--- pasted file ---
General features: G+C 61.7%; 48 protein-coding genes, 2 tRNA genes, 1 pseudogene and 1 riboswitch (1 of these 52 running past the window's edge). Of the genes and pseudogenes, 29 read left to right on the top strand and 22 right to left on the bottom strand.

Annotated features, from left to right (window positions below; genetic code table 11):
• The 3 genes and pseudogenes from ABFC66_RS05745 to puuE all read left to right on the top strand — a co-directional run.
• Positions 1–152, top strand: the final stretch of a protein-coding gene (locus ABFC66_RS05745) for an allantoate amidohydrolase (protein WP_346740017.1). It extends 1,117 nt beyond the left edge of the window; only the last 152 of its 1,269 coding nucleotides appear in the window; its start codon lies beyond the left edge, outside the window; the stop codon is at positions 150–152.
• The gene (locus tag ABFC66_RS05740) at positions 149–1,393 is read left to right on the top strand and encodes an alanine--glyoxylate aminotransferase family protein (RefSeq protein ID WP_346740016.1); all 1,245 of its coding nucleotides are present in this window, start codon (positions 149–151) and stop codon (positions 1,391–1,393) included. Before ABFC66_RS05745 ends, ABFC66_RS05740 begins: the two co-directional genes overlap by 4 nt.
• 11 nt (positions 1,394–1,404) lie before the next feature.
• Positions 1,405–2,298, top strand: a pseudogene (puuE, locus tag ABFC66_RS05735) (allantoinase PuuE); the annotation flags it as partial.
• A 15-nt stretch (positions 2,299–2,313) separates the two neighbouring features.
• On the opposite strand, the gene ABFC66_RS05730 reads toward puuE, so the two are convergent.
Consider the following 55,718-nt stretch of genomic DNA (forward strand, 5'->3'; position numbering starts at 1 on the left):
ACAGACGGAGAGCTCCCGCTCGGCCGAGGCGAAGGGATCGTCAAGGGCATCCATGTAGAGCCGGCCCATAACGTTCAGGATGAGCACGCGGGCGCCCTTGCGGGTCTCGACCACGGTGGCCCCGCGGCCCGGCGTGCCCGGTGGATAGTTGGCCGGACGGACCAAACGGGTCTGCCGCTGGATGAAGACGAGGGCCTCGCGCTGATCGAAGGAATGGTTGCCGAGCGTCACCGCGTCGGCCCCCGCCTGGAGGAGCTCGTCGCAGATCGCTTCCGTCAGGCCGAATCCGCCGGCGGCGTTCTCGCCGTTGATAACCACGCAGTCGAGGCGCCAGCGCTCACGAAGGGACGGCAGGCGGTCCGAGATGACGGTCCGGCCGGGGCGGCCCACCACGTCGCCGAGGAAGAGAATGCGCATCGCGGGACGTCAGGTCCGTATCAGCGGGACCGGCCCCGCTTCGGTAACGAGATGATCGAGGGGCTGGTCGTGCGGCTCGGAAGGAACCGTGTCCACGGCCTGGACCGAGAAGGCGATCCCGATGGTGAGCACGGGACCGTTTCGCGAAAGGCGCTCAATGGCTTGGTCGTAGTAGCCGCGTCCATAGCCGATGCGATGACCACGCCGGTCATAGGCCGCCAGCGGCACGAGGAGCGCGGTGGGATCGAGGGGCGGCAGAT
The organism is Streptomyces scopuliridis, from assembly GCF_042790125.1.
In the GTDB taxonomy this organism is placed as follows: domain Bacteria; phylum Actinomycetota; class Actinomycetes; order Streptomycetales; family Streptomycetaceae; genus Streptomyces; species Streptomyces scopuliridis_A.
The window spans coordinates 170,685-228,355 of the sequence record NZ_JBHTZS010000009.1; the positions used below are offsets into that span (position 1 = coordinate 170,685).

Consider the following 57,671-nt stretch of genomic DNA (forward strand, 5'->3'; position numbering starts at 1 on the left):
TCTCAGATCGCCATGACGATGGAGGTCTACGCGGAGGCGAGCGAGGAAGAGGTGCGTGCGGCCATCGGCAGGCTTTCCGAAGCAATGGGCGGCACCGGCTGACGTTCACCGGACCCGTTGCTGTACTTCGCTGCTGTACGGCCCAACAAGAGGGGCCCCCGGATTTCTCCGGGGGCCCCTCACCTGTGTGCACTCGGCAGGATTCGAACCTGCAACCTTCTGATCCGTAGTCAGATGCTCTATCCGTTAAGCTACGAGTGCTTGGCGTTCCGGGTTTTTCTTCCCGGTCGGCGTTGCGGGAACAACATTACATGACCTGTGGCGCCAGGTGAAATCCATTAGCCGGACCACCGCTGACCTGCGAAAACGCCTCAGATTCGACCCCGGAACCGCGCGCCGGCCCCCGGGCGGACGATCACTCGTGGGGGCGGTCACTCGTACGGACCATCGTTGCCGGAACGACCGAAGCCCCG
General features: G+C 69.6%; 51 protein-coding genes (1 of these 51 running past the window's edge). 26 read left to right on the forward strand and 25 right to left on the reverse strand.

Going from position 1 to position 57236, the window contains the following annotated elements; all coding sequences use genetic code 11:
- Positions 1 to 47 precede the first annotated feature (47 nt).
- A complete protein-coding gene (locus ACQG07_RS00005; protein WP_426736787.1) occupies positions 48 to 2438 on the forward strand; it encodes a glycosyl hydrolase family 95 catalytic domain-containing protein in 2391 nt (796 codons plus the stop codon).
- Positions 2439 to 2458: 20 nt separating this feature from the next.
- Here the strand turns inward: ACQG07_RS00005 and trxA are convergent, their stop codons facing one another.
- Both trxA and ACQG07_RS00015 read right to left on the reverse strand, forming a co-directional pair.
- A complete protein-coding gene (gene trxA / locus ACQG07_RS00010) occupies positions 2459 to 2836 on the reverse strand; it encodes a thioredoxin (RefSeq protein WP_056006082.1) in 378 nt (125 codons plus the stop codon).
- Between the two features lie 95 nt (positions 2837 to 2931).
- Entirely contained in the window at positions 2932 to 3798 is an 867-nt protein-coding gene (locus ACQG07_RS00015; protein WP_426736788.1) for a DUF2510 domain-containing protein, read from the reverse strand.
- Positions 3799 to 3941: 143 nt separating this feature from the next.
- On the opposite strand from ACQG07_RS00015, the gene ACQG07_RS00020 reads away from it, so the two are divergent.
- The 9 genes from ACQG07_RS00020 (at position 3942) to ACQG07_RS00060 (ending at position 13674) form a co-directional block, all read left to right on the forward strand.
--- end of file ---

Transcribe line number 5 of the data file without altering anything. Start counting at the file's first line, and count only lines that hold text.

• The gene (locus tag ABFC66_RS05740) at positions 149–1,393 is read left to right on the top strand and encodes an alanine--glyoxylate aminotransferase family protein (RefSeq protein ID WP_346740016.1); all 1,245 of its coding nucleotides are present in this window, start codon (positions 149–151) and stop codon (positions 1,391–1,393) included. Before ABFC66_RS05745 ends, ABFC66_RS05740 begins: the two co-directional genes overlap by 4 nt.